Tuesday, July 26, 2005
It looks like Garfield, the cartoon cat, will have to stick to lasagna from now on. In case he, or you, missed it, here is the synopsis of the article in the debut issue of the Public Library of Science online journal.
Although sweet sugars are ubiquitous in human foods, they are seldom added to cat food, and owners usually do not feed sweets to their cats.
This is because, in contrast to most other mammals, both domestic cats and their wild cousins, the big cats, do not show a preference for and, most likely, cannot detect sweet-tasting compounds. Other than this sweet blindness, the cats sense of taste is normal.
The molecular mechanism for this unique behavior towards sweets was not known, until now. Sweet compounds, including sugars and artificial sweeteners, are recognized by a special taste bud receptor composed of the products of two genes. The authors found that in cats, one of these genes is not functional and is not expressed. (It is called a pseudogene.)
Because the sweet receptor cannot be formed, the cat cannot taste sweet stimuli. During the evolution of the cats strictly carnivorous behavior, selection to maintain a functional receptor was apparently relaxed. This research provides a molecular explanation for the common observation that the cat lives in a different sensory world than the cat owner.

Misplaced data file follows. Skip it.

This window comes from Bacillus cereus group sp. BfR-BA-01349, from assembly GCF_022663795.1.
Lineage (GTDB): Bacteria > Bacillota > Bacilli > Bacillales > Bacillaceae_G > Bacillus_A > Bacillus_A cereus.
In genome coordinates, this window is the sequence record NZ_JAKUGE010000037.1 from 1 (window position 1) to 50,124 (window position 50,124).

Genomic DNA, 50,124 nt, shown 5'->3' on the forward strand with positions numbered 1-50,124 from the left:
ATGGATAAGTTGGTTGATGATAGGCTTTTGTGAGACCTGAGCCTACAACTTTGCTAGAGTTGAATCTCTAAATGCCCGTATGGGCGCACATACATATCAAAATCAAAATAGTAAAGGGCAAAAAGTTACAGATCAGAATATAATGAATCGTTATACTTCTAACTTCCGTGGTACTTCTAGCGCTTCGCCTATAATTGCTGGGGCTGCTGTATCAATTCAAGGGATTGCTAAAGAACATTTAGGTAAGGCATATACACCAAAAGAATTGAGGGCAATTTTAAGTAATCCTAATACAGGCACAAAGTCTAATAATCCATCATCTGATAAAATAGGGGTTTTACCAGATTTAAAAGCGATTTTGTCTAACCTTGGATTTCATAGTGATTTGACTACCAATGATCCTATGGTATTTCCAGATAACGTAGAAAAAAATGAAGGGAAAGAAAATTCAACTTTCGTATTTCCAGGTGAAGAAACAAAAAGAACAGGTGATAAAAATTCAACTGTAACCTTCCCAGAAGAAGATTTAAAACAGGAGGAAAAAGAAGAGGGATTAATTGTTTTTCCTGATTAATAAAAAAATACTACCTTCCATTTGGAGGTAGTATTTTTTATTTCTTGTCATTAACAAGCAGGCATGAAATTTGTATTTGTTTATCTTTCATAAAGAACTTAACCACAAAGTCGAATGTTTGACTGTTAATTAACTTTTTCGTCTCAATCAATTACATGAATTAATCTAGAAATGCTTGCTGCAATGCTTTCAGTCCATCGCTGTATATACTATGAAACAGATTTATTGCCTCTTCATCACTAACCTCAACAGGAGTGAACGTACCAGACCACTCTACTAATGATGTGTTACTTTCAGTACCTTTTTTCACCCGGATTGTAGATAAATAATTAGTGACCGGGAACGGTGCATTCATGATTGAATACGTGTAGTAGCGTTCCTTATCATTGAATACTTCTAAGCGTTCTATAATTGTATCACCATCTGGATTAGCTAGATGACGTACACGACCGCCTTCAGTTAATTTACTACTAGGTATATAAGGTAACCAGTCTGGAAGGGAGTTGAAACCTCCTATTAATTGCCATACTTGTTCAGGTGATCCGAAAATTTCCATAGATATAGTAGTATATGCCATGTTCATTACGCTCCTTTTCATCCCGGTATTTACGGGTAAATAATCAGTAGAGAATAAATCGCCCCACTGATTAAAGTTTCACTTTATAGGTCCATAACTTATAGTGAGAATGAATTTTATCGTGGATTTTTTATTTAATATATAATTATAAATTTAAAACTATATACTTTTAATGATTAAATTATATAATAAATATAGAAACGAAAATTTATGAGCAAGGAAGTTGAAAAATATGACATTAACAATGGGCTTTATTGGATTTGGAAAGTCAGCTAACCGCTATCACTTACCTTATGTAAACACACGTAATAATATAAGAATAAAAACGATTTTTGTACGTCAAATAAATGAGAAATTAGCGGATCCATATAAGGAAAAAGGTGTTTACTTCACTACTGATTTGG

[Pseudogenization of a Sweet-Receptor Gene Accounts for Cats' Indifference toward Sugar, Public Library of Science, Vol. 1, No. 1, July, 2005, citing Li X, Li W, Wang H, Cao J, Maehashi K, et al. (2005) Pseudogenization of a Sweet-Receptor Gene Accounts for Cats' Indifference toward Sugar. PLoS Genet 1(1): e3]
Monday, July 25, 2005
Texan Lance Armstrong won the Tour de France for the seventh year in a row, and secured his sports superhero status. July 24, 2005 began the post-Armstrong era of bicycle racing, and the long wait for his record to be bested, if ever. To signify Armstrongs accomplishment, the millions who own one of his yellow Livestrong wristbands could twist it into a helix, the symbol for infinity.
It has been noted that were it not for Lance Armstrong, Jan Ulrich, Germanys cycling phenom, would now have five consecutive Tour de France victories. Armstrong gave Ulrich a tip for winning the top spot. No, he didnt suggest performance enhancing drugs. Noting that Ulrich gets better in the latter stages, Armstrong suggested that he show up in better shape at the beginning of the race. Duh.
Thursday, July 21, 2005
Actor James Doohan died of pneumonia and Alzheimers disease on Wednesday, July 20, 2005 the 36th anniversary of the first landing on the Moon. He played Montgomery (Scotty) Scott, Chief Engineer of the USS Enterpirse in the original Star Trek TV series, and when the show was resurrected as a movie series. It is his character that was immortalized in the household phrase, Beam me up, Scotty.
Doohan, 85, was preceded in death by the shows creator, Texan Gene Roddenberry in 1998, and actor DeForest Kelly in 2000. Kelly played Dr. Leonard (Bones) McCoy, Chief Medical Officer.